Look for stores that offer “price adjustments.” I once worked for a major American apparel conglomerate that owns three well-known clothing store chains. The company -- as is the case with many large chains -- had a policy of offering price adjustments on items that went on sale up until two weeks after you purchased the item, provided you brought in your receipt. I don’t know if the company still has this policy, but it is definitely worth your time to ask about the return policy for every item you buy.

 

If a store offers a price adjustment, then wait until a few days before Christmas to buy gifts from that store, save the receipts, and then go in the day after Christmas (which, yeah, sucks, but saving money is not for the faint of heart) and get back, say, 20% on your purchase, because nearly everything goes on sale the day after Christmas.

 

Sell old stuff on eBay, Craigslist, Amazon, and/or have a yard sale to pay for holiday gifts. This one still involves spending money on gifts, but instead of having all the money come out of your budget or (horror) go on a credit card, commit to raising all of the money for your holiday gifts from selling old stuff. This way, it will feel like found money, and you won’t have to give anything up in order to give presents. But you need to limit yourself to the funds you raise, or else the plan goes out the window.

 

Commit to not using credit cards, no matter what you do. If you are really committing to a financially sane future, your freedom from credit cards is never more important than during the holiday season. Many people buy gifts on credit cards and then have to face the music when they get their bills in January. This year, be OK with letting the Joneses “win.” Don’t use your credit cards -- if you still have them -- for anything, whatever you do. If you make it through the holiday season with just one idea intact, this is a good one to choose.

 

Ruthlessly pare down your gift list. Sure, it’s nice to bake cookies for your neighbors, or buy your kids’ teachers Starbucks cards. I used to be a teacher, so I know I loved it when I got those little holiday tokens. But we don’t have all this extra money this year, and in my mind, the kindness of the gesture is compromised when it has become an obligation. We are going around giving each other things out of a sense of HAVING TO, and that ruins everything.

 

So here’s my radical idea: Let’s just stop, OK? Forget these peripheral gift recipients. I know it sounds heartless, and I have nothing against spreading holiday cheer in theory. But, wherever possible, you need to save the gifts for people who are truly a part of your day-to-day lives. Some of these people are just not going to make the list this year. Like your hairdresser, for example (You already tip them! They are not your employees, they are service providers, so no more Christmas bonuses! Stop the insanity!), bosses (they are supposed to give YOU a bonus, not the other way around), dog washer, dry cleaner, lawyer, broker.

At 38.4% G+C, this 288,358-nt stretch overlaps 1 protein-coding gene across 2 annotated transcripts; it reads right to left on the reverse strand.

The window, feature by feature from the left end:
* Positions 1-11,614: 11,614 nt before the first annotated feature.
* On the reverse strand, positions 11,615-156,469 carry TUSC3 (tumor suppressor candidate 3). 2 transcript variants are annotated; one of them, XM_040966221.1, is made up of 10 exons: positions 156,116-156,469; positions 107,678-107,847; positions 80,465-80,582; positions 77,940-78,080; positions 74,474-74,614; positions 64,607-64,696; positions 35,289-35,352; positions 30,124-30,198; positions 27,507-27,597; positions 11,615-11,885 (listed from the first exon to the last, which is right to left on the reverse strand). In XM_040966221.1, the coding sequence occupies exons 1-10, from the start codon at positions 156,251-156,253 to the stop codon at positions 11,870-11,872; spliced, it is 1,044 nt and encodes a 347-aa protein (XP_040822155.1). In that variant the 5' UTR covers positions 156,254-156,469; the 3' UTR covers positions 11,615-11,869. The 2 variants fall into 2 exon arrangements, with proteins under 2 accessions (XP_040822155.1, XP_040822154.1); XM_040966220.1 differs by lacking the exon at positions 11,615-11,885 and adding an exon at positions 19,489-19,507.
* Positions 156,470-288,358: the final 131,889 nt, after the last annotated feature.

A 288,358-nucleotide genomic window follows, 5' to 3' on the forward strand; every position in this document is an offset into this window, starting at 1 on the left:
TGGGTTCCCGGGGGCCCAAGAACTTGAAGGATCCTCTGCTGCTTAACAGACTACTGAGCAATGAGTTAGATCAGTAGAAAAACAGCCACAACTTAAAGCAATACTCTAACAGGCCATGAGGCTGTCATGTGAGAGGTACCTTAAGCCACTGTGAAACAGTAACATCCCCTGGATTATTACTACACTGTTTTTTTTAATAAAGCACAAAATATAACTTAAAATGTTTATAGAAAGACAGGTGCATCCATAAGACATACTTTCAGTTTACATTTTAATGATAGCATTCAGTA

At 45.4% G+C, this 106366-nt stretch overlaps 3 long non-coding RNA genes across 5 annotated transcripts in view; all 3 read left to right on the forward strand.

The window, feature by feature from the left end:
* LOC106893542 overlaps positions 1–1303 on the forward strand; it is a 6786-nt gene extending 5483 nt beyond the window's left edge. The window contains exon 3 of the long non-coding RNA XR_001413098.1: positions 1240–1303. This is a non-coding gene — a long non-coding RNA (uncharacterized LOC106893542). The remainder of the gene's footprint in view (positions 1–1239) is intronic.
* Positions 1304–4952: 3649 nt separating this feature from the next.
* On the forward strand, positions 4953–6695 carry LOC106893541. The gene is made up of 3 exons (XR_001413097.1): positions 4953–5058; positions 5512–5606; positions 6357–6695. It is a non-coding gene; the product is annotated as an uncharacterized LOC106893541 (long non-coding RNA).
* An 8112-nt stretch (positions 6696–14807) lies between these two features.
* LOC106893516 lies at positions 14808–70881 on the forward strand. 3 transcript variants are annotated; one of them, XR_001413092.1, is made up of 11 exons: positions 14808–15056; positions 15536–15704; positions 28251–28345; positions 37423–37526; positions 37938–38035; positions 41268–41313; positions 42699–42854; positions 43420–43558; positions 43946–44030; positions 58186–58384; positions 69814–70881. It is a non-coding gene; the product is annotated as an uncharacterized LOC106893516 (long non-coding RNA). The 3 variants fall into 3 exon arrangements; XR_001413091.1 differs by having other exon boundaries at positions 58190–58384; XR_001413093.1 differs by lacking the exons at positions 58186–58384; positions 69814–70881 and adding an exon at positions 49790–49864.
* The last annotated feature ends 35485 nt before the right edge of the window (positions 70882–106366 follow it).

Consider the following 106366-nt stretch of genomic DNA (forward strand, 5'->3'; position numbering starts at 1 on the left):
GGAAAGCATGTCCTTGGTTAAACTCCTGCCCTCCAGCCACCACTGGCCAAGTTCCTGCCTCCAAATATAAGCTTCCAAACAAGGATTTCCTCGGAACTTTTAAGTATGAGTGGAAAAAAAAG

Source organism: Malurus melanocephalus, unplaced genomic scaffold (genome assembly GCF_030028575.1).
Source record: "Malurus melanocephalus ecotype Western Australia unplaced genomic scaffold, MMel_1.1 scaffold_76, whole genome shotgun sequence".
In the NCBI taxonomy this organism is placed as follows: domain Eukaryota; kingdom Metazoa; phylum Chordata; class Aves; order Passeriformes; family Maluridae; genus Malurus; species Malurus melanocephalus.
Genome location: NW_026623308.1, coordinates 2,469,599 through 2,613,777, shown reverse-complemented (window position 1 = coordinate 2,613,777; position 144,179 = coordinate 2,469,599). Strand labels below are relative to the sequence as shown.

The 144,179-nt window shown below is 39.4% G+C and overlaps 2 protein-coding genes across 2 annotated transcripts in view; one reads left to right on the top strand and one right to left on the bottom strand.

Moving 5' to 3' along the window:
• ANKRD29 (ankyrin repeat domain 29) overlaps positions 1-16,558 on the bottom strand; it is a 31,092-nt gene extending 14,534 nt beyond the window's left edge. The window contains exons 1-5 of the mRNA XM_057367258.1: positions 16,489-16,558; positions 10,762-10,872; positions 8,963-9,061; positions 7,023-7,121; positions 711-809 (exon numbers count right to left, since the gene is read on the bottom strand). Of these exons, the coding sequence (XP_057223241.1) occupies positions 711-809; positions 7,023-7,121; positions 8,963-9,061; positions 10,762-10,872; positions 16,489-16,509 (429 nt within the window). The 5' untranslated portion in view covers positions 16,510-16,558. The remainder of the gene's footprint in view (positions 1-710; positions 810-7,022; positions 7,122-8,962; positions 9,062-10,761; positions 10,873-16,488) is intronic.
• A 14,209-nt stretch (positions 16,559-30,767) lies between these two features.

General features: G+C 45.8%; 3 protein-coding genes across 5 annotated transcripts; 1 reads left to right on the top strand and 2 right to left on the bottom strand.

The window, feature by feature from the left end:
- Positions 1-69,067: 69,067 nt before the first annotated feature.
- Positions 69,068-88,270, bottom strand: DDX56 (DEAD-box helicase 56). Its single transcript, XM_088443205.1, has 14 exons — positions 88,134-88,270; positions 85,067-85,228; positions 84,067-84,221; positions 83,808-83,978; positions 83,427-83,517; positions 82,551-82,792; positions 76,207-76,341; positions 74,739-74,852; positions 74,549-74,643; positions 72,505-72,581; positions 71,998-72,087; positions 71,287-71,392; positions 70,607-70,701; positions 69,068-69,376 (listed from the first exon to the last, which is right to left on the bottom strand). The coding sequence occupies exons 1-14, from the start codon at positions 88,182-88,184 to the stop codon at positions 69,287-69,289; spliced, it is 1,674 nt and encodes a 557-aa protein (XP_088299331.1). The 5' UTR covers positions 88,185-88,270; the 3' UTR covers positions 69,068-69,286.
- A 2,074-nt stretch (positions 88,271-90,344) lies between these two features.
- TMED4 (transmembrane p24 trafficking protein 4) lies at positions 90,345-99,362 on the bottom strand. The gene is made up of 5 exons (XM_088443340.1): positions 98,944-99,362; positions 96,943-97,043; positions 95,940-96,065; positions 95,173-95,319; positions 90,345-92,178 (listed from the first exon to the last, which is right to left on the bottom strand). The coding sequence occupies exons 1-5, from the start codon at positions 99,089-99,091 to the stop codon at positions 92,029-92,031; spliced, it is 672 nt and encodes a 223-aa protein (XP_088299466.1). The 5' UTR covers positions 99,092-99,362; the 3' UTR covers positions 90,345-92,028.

Think big, give small. One of my best friends often gives small gifts, and they are always among the best I receive. She has given me large gifts on occasion, sure, but throughout the time I’ve known her, she’s always been a great gift giver because she figures out exactly what I would like when she goes shopping, and finds things I would never be able to find on my own.

 

One time, she got me a stationery set made out of old New York City subway maps. Not only was it green before green was cool, it probably cost only $10 or so. But it was an awesome gift. One time she got me just a magnet, but it was a magnet that had a lot of meaning because of a series of inside jokes that we had going on between us.

 

The way I picture this friend shopping is that she is always on the alert for things that would please her friends, rather than buying something that seems like “enough” for the occasion. It’s a great way to think about gift-giving in terms of quality and not quantity.

 

Make customized photo albums. Digital photography is fantastic in many ways, but as time goes by, people are keeping fewer and fewer actual photographs. One way to combat this and make a budget-friendly gift is to design a custom photo album and print it up as a gift from your family to both sets of grandparents, the aunts and uncles, etc.

 

Each year, we make a year retrospective book at Blurb of Mini’s life and give it to both sets of grandparents and several other people who are close to Mini. These books are really nice, and can be as fancy or as simple as you like. We usually can get a smaller-sized hardcover book for about $40, which is not too expensive if you’re talking about a gift for two or more people in one. Other services like Shutterfly and Kodak have photo albums that are even more reasonably priced.

 

Don’t send Christmas cards. Do I have to be the one to tell you this? Nobody cares about your Christmas cards. They are just one of those things that you get and then feel uncomfortable about wanting to throw away. That’s why people string them up on ribbons -- they want to make a big thing about how they’re not throwing them away, even though they really want to throw them away. And if you have enough holiday news for a newsletter, maybe it’s time to start a blog for nobody to read.

 

Put a cork on the decorations. You probably have enough decorations already. Don’t buy any more. Sure, get a tree. But beyond that, eh. Just work with what you have. 

 

Start saving in January. Is there a line item for Christmas (or whatever holiday you celebrate) in your budget year-round? There should be. Not only will you end up with the cash to pay for Christmas, you’ll also find that you spend less overall when you’re forced to think about it year-round.

 

Stop it with the baking. Listen, we’re all fat. We don’t need to go around handing out cookies to each other at Christmas. If you must bake, at least can it with the fruitcake. Nobody eats that stuff except for my grandfather. If you need his address, shoot me an e-mail.

 

Related reading at ABDPBT Personal Finance: